No right of redress
I was assaulted last month. Not on my way home by a mugger in a dark London street. Neither was it on public transport late at night. I was at work. I am a teacher and the assault was by a child. This may not seem shocking - in fact, such an event has, it seems, become so commonplace and teachers so undervalued that I doubt anyone outside my immediate circle will bat an eyelid.
Resolving violent situations between children is not uncommon. The Government has issued new guidelines on "reasonable restraint" for teachers. But what is reasonable, and which teacher is thinking about the guidelines during an assault?
The child concerned has been in my class for the past two years. I believed I had established a relationship with him. He was never easy and had just provoked yet another fight with yet another child. I attempted to restrain him. I am an adult and I wasn't hurt physically, but I am hurt. I am deeply upset by what happened.
Over the past two years this child has physically and, at times, emotionally exhausted me. He is aggressive and needs help. But psychological help costs money. Any process of removing him to another more specialised school is a long, drawn-out process. If you permanently exclude a primary-aged child, where does he go? He is too young to realise the full consequences of his behaviour. In the meantime, he remains in my class. Having crossed that barrier of attacking me, it is more likely to happen again. In the course of doing my job I am at risk, and I can do little legally to protect myself.
It is disturbing that a 10-year-old boy should even think to punch and kick a teacher, someone who has done nothing but try to help him. It is more disturbing that, beyond my colleagues and the headteacher, no one will really care. I will become a statistic pulled out by the Government when it suits them in a debate about falling standards. For me it is more personal. That evening I went home and cried.
Among my confused feelings of anger and frustration is the sense that this highly intelligent child could achieve so much. I have seen what he can do and know what he is capable of in both his work and behaviour. He is hindered by his own violent background, and a system that doesn't really care.
I became a teacher 15 years ago because I believed it was an important job, if not the most important that anyone could do. Yet, as the years have gone by, I have seen a whittling away at the status of the teaching profession and a huge undervaluing of teachers at every level in our society. We're told what and how to teach by politicians whose only aim is to introduce cheap, populist and superficial measures. There is no commitment to deal with the real underlying problems, part of which lie in a lack of good parenting skills.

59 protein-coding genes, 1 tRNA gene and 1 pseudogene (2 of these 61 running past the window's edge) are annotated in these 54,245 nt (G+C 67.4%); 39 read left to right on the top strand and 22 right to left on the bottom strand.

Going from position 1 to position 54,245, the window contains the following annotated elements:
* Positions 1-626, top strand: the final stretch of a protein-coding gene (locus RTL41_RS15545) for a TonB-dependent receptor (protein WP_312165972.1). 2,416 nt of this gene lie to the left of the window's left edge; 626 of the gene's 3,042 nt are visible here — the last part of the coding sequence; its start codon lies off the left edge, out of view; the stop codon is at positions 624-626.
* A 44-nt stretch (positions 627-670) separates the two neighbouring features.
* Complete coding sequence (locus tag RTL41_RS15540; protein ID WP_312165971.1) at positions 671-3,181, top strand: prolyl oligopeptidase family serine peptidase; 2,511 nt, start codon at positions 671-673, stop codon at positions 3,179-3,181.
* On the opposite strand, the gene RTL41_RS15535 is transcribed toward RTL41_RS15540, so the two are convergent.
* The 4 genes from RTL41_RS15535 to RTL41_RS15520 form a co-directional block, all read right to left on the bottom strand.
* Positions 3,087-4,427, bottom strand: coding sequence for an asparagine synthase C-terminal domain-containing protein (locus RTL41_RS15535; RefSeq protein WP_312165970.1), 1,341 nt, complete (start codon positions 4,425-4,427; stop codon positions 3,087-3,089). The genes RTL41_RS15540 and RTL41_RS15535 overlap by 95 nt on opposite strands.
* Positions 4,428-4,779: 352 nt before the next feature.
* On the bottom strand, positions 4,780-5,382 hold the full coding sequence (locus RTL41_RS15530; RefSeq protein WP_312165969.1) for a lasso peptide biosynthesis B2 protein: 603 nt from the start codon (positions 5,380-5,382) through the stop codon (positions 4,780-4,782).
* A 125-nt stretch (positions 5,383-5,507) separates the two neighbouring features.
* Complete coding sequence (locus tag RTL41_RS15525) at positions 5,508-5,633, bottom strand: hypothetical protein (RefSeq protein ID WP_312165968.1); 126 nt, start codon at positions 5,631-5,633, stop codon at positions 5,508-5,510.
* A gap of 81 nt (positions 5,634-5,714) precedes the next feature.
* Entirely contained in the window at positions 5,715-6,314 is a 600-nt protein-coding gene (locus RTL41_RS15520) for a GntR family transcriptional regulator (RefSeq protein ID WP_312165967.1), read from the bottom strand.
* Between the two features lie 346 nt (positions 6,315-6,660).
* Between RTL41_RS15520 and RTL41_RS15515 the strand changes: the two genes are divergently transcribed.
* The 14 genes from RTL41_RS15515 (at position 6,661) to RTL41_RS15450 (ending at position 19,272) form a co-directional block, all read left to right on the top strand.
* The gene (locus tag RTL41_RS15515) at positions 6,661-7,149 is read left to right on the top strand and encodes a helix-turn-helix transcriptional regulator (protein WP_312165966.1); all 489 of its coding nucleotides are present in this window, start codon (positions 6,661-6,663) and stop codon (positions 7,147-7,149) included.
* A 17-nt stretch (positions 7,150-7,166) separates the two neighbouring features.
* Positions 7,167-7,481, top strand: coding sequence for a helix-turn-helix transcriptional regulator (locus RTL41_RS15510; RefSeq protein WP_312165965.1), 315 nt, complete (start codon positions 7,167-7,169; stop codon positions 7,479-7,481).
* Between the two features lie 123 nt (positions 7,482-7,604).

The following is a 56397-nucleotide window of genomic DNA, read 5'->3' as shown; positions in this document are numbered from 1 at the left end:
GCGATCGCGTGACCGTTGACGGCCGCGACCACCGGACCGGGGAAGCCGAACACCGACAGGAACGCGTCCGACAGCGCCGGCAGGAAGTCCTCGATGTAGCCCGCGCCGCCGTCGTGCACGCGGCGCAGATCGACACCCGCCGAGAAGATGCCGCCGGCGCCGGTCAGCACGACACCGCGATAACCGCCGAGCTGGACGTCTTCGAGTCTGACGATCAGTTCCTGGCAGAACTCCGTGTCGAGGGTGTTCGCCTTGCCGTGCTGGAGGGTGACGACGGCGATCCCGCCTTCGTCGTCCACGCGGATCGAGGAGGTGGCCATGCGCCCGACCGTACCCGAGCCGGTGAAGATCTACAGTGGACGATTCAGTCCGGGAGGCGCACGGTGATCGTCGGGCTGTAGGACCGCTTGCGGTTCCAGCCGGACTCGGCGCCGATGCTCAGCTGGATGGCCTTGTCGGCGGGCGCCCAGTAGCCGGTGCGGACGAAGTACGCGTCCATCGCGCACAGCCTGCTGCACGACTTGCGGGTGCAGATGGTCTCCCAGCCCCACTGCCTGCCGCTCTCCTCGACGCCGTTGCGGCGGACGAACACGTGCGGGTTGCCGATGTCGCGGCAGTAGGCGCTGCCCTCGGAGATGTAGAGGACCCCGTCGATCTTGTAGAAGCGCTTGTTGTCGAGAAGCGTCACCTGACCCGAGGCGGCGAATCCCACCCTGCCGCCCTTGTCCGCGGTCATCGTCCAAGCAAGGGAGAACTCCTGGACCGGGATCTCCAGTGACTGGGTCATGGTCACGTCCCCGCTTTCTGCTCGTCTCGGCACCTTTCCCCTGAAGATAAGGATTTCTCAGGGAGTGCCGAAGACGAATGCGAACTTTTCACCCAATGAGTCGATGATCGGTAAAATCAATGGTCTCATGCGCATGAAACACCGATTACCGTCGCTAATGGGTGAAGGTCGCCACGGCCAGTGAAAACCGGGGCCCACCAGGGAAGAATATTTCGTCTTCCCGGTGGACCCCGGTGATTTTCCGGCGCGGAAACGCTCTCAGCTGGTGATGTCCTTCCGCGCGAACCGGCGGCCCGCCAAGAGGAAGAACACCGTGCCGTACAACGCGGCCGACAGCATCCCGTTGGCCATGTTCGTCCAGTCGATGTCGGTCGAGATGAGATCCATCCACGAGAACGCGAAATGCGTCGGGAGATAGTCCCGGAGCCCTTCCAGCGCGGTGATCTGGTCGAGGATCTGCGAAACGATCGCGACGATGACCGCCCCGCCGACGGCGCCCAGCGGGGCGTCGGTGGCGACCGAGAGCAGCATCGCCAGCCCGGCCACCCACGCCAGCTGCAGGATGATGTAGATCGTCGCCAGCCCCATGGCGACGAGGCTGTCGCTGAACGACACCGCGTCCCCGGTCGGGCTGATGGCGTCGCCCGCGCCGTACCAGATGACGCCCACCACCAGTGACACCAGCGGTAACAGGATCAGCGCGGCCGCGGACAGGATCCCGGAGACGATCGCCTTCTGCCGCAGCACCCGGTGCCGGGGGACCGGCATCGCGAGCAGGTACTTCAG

We are told we can restrain a child, yet the law will always favour the word and rights of children. Is it surprising then that a child can call a teacher a variety of four-letter words while kicking and punching with a violence that is as disturbing as it is disturbed?
The rights of children are stressed at the expense of those teaching them. You see I am not just a "teacher". Nor am I cold and without feelings. I am hurt and demoralised. I wanted to hit back, to lash out in anger. The boy will be allowed back to school whatever; if I'd stepped outside the "guidelines", it would have cost me my job. As a teacher I am expected to be a punching bag for society's failure, but am denied the right of redress.
The postscript of this incident is that, rather than face up to the problem and take some responsibility for their son's behaviour, the boy's parents have now removed him from the school, blaming the school for his problems. Nothing could be further from the truth.
Cinemas across the country echo to the sound of Tony Blair and other luminaries recalling sepia memories of their favourite teachers: "Nobody forgets a good teacher." Perhaps it should say: "Nobody forgets the first time they kicked a teacher." I will never forget what has happened to me. Someone who abhors violence has become the victim of it. I will now leave teaching. British society's attitude to education is a disgrace. I want no part of it.
* John McMinn lives in south London